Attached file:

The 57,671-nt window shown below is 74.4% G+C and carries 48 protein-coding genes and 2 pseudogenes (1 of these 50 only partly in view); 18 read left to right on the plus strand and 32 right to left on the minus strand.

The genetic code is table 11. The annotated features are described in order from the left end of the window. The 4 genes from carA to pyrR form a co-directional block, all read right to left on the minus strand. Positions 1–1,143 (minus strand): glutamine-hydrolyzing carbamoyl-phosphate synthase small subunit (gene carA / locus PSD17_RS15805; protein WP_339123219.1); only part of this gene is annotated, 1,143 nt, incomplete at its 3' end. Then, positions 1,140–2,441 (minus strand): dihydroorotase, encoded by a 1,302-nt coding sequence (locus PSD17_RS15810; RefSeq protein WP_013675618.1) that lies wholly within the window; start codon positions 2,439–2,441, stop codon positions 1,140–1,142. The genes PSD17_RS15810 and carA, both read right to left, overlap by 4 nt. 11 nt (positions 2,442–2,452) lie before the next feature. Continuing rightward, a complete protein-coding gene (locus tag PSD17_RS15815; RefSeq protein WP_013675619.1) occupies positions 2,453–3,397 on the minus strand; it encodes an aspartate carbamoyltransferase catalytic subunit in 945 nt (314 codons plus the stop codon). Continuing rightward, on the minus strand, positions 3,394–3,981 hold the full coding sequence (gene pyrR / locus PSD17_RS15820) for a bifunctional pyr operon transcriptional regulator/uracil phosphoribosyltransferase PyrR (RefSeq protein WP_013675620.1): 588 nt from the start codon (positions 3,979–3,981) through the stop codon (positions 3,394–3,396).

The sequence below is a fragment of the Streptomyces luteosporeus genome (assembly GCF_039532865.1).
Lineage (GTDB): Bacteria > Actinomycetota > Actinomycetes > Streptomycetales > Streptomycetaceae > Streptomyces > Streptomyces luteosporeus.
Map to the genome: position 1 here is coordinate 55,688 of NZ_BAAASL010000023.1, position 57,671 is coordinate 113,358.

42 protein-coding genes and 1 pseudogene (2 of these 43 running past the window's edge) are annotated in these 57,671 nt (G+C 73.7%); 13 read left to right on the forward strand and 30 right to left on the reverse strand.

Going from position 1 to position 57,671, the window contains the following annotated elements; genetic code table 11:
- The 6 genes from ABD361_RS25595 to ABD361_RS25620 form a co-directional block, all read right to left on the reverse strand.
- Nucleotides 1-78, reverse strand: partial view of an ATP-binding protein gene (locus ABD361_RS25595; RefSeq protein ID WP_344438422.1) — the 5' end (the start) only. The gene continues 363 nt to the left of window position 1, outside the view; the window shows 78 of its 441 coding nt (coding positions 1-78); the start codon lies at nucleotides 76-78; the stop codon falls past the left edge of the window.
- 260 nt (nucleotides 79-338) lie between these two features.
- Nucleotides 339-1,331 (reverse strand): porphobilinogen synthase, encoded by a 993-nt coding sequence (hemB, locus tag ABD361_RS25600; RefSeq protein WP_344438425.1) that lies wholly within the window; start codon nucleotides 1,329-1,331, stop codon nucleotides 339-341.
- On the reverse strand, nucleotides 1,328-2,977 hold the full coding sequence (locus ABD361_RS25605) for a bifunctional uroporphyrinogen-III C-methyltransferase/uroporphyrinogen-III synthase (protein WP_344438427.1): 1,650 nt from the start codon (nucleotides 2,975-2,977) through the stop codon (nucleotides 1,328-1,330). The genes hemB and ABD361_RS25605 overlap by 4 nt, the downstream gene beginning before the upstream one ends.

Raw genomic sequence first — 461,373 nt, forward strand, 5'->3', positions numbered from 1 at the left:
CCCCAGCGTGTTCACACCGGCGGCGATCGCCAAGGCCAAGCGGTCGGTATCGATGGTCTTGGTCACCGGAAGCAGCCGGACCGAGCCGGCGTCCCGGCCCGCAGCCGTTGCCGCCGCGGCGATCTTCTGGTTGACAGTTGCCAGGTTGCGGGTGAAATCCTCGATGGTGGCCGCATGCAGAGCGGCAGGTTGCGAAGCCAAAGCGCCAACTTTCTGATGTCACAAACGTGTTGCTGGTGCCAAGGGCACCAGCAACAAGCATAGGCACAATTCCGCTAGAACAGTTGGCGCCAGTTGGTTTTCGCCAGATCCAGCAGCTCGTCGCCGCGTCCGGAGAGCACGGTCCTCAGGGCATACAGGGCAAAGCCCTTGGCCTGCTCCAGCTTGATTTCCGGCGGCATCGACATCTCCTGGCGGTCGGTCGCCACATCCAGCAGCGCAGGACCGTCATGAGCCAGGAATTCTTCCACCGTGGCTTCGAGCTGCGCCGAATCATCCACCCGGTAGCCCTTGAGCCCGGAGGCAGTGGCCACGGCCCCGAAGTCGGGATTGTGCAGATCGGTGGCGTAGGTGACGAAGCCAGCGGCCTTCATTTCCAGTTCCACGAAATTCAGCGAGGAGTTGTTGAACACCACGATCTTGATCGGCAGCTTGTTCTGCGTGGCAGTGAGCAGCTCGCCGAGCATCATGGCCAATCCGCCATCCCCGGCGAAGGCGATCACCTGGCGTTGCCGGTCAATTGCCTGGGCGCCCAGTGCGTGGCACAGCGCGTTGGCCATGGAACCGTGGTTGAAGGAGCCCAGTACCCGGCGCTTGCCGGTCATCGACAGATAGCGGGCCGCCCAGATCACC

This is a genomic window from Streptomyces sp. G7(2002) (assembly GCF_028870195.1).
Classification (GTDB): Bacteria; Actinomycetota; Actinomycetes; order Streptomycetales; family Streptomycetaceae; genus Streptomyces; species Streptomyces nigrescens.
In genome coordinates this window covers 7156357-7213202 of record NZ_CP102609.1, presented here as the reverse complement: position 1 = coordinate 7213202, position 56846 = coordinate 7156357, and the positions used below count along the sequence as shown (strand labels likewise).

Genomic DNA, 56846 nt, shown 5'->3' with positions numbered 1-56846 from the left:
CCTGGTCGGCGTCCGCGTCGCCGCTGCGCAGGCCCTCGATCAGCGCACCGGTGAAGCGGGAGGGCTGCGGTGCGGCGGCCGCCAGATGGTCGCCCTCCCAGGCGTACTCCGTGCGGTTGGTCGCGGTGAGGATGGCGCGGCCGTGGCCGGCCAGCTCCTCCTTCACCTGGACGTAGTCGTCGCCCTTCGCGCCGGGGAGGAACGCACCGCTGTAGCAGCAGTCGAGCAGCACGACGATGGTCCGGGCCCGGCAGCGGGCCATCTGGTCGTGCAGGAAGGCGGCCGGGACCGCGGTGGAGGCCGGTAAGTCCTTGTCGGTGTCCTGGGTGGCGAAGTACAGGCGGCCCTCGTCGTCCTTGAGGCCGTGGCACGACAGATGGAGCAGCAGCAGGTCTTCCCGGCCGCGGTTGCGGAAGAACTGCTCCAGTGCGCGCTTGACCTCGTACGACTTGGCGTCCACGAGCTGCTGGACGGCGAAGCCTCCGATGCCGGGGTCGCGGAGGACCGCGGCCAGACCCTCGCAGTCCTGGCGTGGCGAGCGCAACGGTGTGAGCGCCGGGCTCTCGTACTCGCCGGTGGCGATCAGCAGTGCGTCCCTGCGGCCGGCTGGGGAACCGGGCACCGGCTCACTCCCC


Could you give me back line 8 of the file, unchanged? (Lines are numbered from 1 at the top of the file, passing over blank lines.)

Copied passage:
- The 6 genes from ABD361_RS25595 to ABD361_RS25620 form a co-directional block, all read right to left on the reverse strand.